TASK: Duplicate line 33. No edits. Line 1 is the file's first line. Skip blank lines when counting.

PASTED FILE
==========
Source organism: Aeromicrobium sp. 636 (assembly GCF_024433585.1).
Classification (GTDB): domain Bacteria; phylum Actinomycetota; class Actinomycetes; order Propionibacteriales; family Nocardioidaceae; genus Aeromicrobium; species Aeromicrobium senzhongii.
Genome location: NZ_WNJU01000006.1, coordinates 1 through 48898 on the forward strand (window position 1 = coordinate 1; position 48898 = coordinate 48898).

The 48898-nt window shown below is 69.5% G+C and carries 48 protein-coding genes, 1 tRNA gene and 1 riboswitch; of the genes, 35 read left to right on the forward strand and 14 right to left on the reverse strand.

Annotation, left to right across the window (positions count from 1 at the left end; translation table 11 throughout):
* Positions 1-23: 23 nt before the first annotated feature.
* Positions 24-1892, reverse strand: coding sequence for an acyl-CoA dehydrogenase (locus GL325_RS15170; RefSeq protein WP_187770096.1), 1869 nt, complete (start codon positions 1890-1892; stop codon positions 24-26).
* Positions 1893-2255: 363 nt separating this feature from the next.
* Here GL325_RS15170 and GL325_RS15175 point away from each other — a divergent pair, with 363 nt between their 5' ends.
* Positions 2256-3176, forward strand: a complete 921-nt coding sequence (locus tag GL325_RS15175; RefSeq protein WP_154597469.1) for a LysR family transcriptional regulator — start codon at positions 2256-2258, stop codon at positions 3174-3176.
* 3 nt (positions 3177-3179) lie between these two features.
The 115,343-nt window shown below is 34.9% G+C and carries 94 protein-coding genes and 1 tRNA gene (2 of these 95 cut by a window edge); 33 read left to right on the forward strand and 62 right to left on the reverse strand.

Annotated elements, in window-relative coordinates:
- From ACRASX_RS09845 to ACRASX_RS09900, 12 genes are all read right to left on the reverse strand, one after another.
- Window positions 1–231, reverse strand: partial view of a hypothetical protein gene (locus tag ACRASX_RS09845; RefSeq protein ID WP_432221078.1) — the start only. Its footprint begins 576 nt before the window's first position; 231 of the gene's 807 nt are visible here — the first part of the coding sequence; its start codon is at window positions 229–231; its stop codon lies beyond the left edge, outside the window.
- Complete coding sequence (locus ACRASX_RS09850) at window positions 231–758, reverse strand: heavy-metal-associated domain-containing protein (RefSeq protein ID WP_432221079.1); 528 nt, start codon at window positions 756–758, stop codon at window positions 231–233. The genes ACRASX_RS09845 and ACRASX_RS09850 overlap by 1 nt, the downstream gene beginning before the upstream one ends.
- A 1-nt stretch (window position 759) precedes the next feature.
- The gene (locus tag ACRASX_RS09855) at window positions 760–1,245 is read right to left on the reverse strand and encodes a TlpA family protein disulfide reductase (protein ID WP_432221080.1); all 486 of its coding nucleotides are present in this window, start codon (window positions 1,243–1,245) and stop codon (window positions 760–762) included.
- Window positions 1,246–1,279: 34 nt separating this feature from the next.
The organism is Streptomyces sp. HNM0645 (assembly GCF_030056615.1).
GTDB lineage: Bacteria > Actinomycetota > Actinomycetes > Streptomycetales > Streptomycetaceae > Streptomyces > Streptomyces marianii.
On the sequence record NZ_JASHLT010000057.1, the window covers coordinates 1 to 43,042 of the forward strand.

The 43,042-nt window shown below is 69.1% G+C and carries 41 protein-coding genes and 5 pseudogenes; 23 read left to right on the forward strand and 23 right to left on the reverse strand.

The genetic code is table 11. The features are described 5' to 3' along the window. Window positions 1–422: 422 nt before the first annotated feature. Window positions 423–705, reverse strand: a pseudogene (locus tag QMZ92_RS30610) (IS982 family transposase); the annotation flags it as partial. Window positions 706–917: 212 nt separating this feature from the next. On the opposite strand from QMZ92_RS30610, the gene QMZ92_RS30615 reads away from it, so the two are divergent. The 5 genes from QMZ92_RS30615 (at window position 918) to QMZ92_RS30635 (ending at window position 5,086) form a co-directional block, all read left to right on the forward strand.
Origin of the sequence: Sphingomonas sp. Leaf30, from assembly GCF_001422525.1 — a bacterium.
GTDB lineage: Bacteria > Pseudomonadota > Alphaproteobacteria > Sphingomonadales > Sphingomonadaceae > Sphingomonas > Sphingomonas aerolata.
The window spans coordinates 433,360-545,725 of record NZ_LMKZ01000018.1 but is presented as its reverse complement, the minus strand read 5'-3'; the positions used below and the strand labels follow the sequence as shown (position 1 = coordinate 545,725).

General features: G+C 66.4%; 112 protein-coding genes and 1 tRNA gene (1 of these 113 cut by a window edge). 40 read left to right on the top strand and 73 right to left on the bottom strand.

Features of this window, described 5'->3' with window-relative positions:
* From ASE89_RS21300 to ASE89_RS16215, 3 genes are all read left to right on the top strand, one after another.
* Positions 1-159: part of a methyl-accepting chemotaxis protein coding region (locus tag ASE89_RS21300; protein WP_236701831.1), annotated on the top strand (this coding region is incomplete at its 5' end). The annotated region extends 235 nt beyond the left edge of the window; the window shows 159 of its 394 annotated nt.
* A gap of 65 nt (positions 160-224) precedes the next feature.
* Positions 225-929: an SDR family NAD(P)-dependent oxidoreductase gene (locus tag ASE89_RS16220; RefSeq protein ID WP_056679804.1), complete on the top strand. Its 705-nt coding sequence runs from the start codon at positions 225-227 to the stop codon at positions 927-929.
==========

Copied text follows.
* Positions 225-929: an SDR family NAD(P)-dependent oxidoreductase gene (locus tag ASE89_RS16220; RefSeq protein ID WP_056679804.1), complete on the top strand. Its 705-nt coding sequence runs from the start codon at positions 225-227 to the stop codon at positions 927-929.